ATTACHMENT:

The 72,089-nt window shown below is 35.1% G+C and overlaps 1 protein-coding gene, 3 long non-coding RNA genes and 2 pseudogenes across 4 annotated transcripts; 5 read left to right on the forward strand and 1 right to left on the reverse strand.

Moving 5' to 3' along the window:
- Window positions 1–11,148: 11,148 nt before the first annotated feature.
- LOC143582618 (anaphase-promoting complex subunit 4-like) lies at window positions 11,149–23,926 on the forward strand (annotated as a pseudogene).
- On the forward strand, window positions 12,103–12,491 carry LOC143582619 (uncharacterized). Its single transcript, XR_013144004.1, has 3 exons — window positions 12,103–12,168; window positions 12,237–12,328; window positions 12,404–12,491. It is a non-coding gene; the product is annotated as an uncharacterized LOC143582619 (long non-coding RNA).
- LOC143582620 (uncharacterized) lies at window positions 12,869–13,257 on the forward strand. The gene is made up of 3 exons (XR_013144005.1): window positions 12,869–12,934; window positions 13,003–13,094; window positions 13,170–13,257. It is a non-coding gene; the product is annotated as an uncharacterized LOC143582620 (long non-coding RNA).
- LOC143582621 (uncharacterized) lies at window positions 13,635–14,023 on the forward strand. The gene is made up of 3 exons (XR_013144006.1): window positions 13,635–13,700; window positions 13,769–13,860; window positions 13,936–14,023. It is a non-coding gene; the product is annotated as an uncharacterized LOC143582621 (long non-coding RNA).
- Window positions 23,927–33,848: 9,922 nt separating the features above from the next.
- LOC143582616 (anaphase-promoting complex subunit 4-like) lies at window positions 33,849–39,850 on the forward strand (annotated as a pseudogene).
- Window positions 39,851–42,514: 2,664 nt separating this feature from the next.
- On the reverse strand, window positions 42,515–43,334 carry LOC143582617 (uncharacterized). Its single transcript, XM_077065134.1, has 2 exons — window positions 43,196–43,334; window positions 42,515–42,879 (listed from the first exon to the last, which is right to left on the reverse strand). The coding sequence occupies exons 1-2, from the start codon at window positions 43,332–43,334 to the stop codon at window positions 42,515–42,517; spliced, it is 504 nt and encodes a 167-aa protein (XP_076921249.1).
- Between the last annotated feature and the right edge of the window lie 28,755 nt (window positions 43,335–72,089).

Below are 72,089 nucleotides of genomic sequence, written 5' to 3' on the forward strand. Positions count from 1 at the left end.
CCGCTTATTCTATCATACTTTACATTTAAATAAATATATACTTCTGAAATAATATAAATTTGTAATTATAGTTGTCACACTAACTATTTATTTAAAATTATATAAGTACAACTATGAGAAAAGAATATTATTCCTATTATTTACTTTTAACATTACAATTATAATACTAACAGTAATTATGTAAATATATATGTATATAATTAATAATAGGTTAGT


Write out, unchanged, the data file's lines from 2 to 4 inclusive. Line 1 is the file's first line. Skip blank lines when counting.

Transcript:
Moving 5' to 3' along the window:
- Window positions 1–11,148: 11,148 nt before the first annotated feature.
- LOC143582618 (anaphase-promoting complex subunit 4-like) lies at window positions 11,149–23,926 on the forward strand (annotated as a pseudogene).